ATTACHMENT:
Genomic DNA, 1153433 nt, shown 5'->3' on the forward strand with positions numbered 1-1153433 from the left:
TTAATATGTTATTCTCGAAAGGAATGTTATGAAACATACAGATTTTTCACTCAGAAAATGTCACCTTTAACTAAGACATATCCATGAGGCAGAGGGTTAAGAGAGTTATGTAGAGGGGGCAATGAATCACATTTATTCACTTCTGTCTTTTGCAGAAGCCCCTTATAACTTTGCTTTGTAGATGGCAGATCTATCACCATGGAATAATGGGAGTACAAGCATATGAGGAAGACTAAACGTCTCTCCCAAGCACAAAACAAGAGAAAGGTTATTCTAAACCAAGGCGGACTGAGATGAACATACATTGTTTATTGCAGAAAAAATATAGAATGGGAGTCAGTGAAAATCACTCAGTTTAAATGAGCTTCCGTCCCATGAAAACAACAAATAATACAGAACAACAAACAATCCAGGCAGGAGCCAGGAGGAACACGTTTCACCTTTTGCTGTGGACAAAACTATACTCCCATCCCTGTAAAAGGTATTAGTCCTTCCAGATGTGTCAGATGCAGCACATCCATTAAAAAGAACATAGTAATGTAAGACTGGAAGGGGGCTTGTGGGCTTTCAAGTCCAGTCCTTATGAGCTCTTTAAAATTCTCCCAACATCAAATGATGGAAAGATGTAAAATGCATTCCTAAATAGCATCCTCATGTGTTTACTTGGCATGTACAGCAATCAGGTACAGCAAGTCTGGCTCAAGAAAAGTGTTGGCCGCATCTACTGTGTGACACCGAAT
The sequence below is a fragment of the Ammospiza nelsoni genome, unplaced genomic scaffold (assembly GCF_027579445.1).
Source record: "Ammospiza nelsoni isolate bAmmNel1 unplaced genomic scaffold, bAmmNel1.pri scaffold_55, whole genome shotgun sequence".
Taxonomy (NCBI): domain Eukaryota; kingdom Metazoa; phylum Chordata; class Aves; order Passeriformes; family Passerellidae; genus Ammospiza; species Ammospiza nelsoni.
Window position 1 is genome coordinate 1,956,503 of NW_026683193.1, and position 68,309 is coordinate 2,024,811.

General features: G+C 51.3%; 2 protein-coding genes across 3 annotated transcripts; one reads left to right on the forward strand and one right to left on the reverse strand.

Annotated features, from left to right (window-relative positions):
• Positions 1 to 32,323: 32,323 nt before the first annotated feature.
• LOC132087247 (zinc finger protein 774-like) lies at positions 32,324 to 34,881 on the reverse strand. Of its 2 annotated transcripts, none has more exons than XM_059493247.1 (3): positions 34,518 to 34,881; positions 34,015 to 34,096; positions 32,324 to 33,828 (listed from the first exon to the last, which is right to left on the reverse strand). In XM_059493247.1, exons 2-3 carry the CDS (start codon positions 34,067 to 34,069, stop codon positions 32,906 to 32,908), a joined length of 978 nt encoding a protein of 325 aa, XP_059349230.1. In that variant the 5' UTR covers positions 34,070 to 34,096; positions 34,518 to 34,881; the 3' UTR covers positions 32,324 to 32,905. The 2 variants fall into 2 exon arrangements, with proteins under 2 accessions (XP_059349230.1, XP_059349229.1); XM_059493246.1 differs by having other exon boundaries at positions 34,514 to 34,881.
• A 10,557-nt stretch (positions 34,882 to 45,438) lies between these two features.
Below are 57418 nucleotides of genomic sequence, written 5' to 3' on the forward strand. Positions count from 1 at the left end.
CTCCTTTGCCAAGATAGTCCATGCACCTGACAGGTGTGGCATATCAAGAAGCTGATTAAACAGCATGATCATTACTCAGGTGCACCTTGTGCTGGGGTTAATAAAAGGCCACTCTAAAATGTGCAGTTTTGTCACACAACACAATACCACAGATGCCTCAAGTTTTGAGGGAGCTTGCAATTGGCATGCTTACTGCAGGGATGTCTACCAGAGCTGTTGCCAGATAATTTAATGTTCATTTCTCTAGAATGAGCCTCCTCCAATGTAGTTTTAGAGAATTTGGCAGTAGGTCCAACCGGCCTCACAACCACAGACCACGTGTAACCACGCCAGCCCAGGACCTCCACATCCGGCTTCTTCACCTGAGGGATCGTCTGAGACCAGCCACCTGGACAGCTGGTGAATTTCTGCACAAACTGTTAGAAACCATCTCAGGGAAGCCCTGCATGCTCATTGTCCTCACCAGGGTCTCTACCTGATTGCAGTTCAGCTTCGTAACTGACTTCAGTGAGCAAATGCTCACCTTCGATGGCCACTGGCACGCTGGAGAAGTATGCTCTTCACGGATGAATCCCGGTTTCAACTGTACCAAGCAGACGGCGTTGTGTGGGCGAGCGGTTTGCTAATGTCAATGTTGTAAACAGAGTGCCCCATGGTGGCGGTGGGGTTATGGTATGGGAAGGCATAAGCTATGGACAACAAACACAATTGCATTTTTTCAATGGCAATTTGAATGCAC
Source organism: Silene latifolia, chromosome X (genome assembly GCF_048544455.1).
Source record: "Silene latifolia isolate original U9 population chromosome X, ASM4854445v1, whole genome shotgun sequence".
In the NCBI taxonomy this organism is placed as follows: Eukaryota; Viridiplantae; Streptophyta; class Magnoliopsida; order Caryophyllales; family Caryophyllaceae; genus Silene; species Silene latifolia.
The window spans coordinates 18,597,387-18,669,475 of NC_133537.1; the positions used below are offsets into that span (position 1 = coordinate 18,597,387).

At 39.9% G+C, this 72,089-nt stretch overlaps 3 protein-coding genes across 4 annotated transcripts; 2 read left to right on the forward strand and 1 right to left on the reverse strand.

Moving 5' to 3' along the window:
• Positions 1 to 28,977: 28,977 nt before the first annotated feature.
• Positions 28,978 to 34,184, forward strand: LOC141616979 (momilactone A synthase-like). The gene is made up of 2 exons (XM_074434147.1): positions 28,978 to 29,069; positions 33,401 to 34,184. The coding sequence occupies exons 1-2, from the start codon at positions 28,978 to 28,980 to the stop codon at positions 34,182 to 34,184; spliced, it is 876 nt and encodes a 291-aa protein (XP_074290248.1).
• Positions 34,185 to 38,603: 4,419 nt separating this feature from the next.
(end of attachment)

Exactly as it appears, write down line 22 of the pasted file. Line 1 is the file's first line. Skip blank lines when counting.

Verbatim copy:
• Positions 34,185 to 38,603: 4,419 nt separating this feature from the next.